Why PowerPivot requires "classic-mode" web applications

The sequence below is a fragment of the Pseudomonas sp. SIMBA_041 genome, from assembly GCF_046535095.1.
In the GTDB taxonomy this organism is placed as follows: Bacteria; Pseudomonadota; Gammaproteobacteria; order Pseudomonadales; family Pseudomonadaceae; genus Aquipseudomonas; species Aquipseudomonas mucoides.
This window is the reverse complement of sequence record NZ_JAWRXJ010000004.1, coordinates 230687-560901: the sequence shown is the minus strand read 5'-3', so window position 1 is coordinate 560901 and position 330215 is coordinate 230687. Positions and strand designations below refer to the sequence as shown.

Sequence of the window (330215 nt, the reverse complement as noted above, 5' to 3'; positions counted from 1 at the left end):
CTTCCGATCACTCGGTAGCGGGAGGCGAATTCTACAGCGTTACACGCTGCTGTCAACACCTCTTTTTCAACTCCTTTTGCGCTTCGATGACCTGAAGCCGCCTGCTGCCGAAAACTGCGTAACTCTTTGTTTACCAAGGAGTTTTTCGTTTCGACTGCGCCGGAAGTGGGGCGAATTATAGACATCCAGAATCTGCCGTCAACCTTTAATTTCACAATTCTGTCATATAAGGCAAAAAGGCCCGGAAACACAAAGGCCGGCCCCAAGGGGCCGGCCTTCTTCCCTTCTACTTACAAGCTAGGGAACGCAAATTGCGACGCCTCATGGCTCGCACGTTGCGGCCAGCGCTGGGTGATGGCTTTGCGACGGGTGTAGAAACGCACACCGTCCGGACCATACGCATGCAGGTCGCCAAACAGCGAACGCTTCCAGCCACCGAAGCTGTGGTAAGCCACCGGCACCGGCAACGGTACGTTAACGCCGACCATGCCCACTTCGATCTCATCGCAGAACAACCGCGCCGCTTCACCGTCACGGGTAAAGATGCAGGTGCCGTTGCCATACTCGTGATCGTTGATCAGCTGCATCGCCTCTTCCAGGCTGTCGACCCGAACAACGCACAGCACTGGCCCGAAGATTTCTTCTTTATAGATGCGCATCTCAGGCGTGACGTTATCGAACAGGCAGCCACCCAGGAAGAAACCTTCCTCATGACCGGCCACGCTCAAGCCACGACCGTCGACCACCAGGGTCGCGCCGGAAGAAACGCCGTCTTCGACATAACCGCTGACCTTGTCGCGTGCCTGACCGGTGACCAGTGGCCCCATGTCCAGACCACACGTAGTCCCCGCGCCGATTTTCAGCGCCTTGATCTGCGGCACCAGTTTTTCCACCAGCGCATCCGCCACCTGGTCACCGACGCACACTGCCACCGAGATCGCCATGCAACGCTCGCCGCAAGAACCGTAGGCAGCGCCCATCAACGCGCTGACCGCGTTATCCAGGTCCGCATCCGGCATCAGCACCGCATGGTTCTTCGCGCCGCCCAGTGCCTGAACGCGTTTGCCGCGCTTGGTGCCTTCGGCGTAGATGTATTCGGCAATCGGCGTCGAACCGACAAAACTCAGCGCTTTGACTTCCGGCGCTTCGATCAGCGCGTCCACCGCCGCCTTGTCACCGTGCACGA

SharePoint 2010 has a new ‘claims-based’ authentication system that allows you to use federated identities with SharePoint. And there are certainly some customers that are excited to start playing around with this capability. That is neat and cool and all . . . but that isn’t the major reason why folks should be getting excited about ‘claims’. It is just a side-effect. The real reason why SharePoint uses claims is to bypass the Kerberos requirement within the farm. This is a huge benefit for SharePoint. In SharePoint 2007 once you grow beyond a single machine, then you must configure Kerberos between all of the servers – this quickly becomes a huge problem and limits both SharePoint adoption and its growth because many customers do not have the infrastructure needed to run Kerberos. But before you get too carried away with claims, particularly with PowerPivot, you have to remember two things: (a) PowerPivot only support Windows users and (b) we don’t support claims integration down to the client. The first one is easy to understand as SSAS only supports Windows credentials – and Excel Services uses that to establish the Windows identity for the connection. Having claims down to the client means that the user can perform one login to SharePoint – and have it be remembered for all future logins.